First time sewing with knits

Hi all,
I have been gearing up for my first attempt at sewing with knits,
reading the Threads article about Jersey Knits, looking up tips
online, checking out my Sewing For Dummies, etc. I think this weekend
is when I will be trying it. My main question is- are there any
alternatives to using a walking/even feed foot? Is this more of a nice
thing to have or an ultimate critical need for sewing knits? I'm
starting with a rayon spanex fabric from joanns, the kind you see on
trendy/teen t-shirts. I am just planning to make a very basic t-shirt
to get the hang of sewing on a non-woven fabric. Any feedback would be
greatly appreciated. Thanks in advance and have a great day!
-Laura (Delso) Marschel
Reply to
Laura.Marschel
When I first started sewing with knits, many years ago, the instructor advised the class to buy a roller foot each. It was years later when I finally bought a walking foot for other applications, but for the stuff you plan to use now, a roller foot is quite sufficient and MUCH cheaper.
Olwyn Mary in New Orleans.
Reply to
Olwyn Mary
As Olwyn Mary mentioned, a roller foot would be great AND a lot less $$ than a walking foot. Another thing to use when sewing knits is a backing of tissue paper. I cut used tissue paper from gifts into 2" wide strips and pin it to the bottom of fabric pieces so that the paper is next to the sewing machine and the edge of the paper is even with the cut edge of the fabric. The tissue keeps the fabric from stretching while you are sewing and also keeps it from getting scrunched down into the needle hole of the machine bed. It's an extra step but well worth the bother IMNSHO. I also use tissue when sewing anything that is flimsy, stretchy or really delicate -- knits, lace, organza, voile, chiffon, silk, etc. Also, if you don't have a stretch stitch on your machine, a very narrow zig-zag stitch is absolutely necessary on this type of fabric. CiaoMeow >^;;^<
PAX, Tia Mary >^;;^< (RCTQ Queen of Kitties) Angels can't show their wings on earth but nothing was ever said about their whiskers! Visit my Photo albums at
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Reply to
Tia Mary
Before getting a serger, I used a regular zig zag foot and stretched slightly as I sewed with a straight stitch. Some people use a slight zig-zag stitch. This allows the stitching to have a little "give" when the fabric stretches. I've never used my walking foot when making tops, jackets, or swimsuits from knits.
Alice in PA
Reply to
Alice
Starch, strips of stabilizer or a roller foot would be my suggestion. I'd also prefer to see you start on a very stable (for a knit) cotton interlock, and then move on to the lycra blends and jerseys.
Even digging through the ragbag for an old sweatshirt or sweatpants and practicing sewing on them first will give you a better idea about handling knits during sewing.
Kay
Reply to
Kay Lancaster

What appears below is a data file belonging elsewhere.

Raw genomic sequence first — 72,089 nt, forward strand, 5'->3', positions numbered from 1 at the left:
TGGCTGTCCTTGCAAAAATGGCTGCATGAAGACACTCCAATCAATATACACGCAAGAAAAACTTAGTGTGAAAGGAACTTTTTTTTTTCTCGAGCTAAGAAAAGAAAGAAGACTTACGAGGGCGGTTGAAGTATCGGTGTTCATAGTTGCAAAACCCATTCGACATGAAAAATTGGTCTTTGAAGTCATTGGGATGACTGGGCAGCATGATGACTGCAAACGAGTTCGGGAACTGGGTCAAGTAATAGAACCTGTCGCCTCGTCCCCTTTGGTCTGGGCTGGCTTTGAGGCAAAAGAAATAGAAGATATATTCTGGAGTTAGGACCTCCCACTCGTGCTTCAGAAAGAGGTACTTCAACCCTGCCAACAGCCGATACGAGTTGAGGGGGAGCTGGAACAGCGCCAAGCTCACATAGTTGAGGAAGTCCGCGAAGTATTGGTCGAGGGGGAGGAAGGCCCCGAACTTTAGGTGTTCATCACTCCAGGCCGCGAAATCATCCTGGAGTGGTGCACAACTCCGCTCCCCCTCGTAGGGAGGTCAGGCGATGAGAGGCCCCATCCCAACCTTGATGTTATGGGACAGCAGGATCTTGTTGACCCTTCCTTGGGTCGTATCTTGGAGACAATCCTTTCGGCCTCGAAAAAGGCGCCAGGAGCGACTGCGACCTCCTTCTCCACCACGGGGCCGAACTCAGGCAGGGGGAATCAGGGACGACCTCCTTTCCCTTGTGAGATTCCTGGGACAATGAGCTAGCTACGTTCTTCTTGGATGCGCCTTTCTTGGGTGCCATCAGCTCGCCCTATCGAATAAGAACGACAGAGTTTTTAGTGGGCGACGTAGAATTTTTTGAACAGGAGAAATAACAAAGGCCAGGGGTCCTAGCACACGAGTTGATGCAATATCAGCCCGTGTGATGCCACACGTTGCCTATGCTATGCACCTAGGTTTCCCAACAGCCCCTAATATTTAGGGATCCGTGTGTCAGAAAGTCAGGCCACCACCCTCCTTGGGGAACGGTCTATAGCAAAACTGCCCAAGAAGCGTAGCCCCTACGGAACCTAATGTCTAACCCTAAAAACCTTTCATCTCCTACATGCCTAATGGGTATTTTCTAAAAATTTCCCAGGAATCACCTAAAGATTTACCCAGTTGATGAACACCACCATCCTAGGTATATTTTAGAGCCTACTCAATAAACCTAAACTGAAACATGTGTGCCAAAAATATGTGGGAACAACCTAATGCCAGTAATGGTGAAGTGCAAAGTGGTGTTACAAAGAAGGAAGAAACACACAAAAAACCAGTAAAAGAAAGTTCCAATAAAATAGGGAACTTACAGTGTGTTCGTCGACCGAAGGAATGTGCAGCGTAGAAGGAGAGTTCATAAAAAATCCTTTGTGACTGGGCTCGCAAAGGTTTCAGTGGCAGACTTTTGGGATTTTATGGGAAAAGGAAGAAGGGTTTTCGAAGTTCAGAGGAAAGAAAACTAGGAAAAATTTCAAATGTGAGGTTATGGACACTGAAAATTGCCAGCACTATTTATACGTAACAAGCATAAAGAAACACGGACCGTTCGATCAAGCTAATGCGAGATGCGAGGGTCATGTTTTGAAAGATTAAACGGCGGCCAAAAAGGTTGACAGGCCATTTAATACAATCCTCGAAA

I primarily use a serger with knits, but if you do not have one, a walking foot works well...What type is your machine? Some walking feet are very affordable....some are not :) depends on the machine brand.=20
What does your machine manual suggest for knits?
That said, my Viking has a stretch stitch setting, which uses the regular foot but lessens the tension to about 2 for medium knits. I've used this setting with good results, too.
-Irene
------------- "You only live once, but if you do it right, once is enough." - Mae West
Reply to
IMS
"Kay Lancaster" wrote in message
I'd also support using cotton knits as a first try out before attempting the more slippery stuff. Knits are a breeze after woven fabric, but all slippery fabric can be a pain in the neck.
I used to use a fine zig zag stitch using a normal foot before I got my walking foot and I'm not really convinced that the walking foot does a better job either.
Reply to
FarmI
in my amateur experience i have found some walking feet suspect as well.
and moreover the quality of the walking feet varies greatly.
i have a *vintage* "Singer made" slant shank walking foot that is solid and works great.
i had a brand new "Singer made" ? low shank walking foot ($29) that was crud crud crud.... i could tell as soon as i took it out of box. If i had looked at it in the store it would never have come home with me. Did i say crud. Flimsy cheapo stamped foil metal and the walking part was ready to fall off would not line up correctly. (bent, not by me) ? It went back to the store.
Does anyone have experince with something called "knit preser foot"
it does not walk it looks like a standard ZZ foot with a lever (controlled by needle bar) that controls a toothed plate next to where needle enters fabric and drops when needle enters and lifts te toothed tab when needle raises ?
rob
Reply to
robb
I use a regular foot -- which is a straight-stitch foot! A sewing machine that doesn't come with a straight-stitch foot isn't intended for serious use!

I sew knits with my regular foot or my zig-zag foot, depending on the usual criteria. (For example, I use the zig-zag foot for edge stitching because the toe is a handy guide for keeping the needle a uniform distance from the fold.)